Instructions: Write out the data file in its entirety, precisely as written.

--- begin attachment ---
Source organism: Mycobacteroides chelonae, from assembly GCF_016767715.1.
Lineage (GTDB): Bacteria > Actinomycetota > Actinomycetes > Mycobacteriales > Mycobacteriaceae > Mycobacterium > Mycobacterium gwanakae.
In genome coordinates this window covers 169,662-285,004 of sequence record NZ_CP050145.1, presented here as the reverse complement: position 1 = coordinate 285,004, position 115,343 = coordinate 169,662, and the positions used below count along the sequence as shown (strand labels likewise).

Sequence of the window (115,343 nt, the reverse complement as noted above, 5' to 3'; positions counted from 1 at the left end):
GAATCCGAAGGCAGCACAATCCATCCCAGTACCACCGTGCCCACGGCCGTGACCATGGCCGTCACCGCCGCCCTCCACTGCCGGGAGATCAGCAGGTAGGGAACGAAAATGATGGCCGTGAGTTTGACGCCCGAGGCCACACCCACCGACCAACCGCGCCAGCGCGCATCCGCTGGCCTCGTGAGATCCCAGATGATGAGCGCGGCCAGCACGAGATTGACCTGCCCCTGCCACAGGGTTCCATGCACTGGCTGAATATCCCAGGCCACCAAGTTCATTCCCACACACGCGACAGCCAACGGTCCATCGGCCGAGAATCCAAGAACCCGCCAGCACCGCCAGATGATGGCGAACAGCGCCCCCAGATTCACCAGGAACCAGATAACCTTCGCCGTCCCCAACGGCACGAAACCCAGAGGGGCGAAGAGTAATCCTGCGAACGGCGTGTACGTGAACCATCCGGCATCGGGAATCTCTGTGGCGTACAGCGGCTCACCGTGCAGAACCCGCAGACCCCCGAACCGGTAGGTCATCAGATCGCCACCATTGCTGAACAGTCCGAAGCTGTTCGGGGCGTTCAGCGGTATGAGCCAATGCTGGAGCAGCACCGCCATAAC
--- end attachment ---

Source organism: Mycobacteroides chelonae, from assembly GCF_016767715.1.
Lineage (GTDB): Bacteria > Actinomycetota > Actinomycetes > Mycobacteriales > Mycobacteriaceae > Mycobacterium > Mycobacterium gwanakae.
In genome coordinates this window covers 169,662-285,004 of sequence record NZ_CP050145.1, presented here as the reverse complement: position 1 = coordinate 285,004, position 115,343 = coordinate 169,662, and the positions used below count along the sequence as shown (strand labels likewise).

Sequence of the window (115,343 nt, the reverse complement as noted above, 5' to 3'; positions counted from 1 at the left end):
GAATCCGAAGGCAGCACAATCCATCCCAGTACCACCGTGCCCACGGCCGTGACCATGGCCGTCACCGCCGCCCTCCACTGCCGGGAGATCAGCAGGTAGGGAACGAAAATGATGGCCGTGAGTTTGACGCCCGAGGCCACACCCACCGACCAACCGCGCCAGCGCGCATCCGCTGGCCTCGTGAGATCCCAGATGATGAGCGCGGCCAGCACGAGATTGACCTGCCCCTGCCACAGGGTTCCATGCACTGGCTGAATATCCCAGGCCACCAAGTTCATTCCCACACACGCGACAGCCAACGGTCCATCGGCCGAGAATCCAAGAACCCGCCAGCACCGCCAGATGATGGCGAACAGCGCCCCCAGATTCACCAGGAACCAGATAACCTTCGCCGTCCCCAACGGCACGAAACCCAGAGGGGCGAAGAGTAATCCTGCGAACGGCGTGTACGTGAACCATCCGGCATCGGGAATCTCTGTGGCGTACAGCGGCTCACCGTGCAGAACCCGCAGACCCCCGAACCGGTAGGTCATCAGATCGCCACCATTGCTGAACAGTCCGAAGCTGTTCGGGGCGTTCAGCGGTATGAGCCAATGCTGGAGCAGCACCGCCATAAC